The Software Giant, Microsoft, has interestingly sued one of China's largest homegrown electronics distributors, Gome Electrical Appliances Holding, along with a Beijing electronics mall. The reason noted that the latter had allegedly infringed on the copyright of its software.
Microsoft stated that the company has filed lawsuits in the Shanghai Huangpu District People's Court and the Beijing Second Intermediate People's Court against the said Chinese counterparts to prevent these parties from infringing on its copyrights and for a compensation of losses.
The software giant said that it is not giving it a blind shot, without any evidence. The evidence proves that a Gome store in Shanghai has installed pirated versions of its Windows and Microsoft Office software on computers for sale.
Yu Weidong, general manager for IPR of Microsoft China, noted the following statement on January 6. "We hope that the lawsuit will serve as a warning call for computer distributors and sellers to respect intellectual property rights."
Surprisingly, Gome Vice President Zou Xiaochun helped Microsoft firm its stand, as he said that he was not aware of the lawsuit.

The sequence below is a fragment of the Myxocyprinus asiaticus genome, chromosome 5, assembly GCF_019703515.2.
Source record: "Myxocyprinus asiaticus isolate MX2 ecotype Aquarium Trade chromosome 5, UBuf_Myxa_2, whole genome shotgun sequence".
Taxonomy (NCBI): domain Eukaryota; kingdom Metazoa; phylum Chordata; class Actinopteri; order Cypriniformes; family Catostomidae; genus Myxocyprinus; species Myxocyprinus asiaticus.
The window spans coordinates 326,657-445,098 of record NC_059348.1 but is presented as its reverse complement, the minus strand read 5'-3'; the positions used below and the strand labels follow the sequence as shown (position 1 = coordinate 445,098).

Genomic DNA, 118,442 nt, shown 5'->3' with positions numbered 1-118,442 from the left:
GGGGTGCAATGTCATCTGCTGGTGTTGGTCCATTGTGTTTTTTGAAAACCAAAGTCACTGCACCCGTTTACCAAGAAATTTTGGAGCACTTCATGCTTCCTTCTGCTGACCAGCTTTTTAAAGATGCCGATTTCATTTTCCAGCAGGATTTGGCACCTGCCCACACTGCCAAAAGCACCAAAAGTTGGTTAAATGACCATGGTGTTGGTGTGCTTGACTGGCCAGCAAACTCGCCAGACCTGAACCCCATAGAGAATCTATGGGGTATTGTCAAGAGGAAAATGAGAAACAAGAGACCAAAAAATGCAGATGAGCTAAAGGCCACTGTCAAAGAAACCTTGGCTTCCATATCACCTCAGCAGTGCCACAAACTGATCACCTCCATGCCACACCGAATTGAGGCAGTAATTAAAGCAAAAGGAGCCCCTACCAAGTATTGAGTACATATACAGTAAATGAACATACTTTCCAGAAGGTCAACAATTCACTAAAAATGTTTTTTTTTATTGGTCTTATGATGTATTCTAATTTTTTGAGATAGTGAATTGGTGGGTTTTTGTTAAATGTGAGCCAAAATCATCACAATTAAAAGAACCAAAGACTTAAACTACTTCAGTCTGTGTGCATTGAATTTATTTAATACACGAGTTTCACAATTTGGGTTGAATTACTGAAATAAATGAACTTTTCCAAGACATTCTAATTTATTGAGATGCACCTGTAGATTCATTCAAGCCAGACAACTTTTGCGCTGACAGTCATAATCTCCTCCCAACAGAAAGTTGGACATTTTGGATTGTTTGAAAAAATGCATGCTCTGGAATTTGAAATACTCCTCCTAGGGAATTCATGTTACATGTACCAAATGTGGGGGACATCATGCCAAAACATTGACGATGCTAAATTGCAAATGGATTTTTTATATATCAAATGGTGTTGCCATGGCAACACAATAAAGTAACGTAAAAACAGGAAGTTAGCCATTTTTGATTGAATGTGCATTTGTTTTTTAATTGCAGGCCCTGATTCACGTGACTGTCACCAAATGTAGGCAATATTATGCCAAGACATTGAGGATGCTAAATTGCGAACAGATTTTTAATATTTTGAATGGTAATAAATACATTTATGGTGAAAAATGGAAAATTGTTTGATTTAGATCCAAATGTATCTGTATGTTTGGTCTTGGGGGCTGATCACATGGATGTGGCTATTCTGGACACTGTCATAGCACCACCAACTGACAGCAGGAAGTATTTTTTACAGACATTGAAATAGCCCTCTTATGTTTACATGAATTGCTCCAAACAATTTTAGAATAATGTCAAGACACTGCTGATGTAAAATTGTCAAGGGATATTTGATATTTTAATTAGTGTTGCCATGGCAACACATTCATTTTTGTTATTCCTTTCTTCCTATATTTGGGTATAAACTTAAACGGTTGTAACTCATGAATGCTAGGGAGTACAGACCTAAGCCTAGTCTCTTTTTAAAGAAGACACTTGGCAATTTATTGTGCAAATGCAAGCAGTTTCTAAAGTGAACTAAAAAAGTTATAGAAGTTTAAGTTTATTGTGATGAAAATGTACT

On a similar note, Microsoft notified the evidence that holds Beijing Chaoyang Buynow accountable for "lack of supervision or proper management", which helped the usage of the installation of illegal copies of Microsoft Windows and Office products on computers sold by two PC vendors at the PC market.
The mall representatives however were not available for comment immediately.
Microsoft would definitely want strict actions to be taken, as the software giant has taken pains to establish a foothold in China's booming IT industry. The reason for the same was related to endemic problem of software piracy in the country.
Last month, there was a confirmation from China, that the country's government offices at every level would make use of legitimate, opposing pirated computer software by the end of 2012.
Piracy is an issue, which is to be dealt with. Especially in the case of the US companies. This is because the International Intellectual Property Alliance, a US coalition of film, software, music and publishing groups, estimates that US companies lost more than $15 billion in 2009 due to international copyright theft.
But the stats turned interesting, as it was noted that out of the total, $14 billion were lost due to software piracy, with an estimated $3.5 billion in losses in China and $1.4 billion in Russia.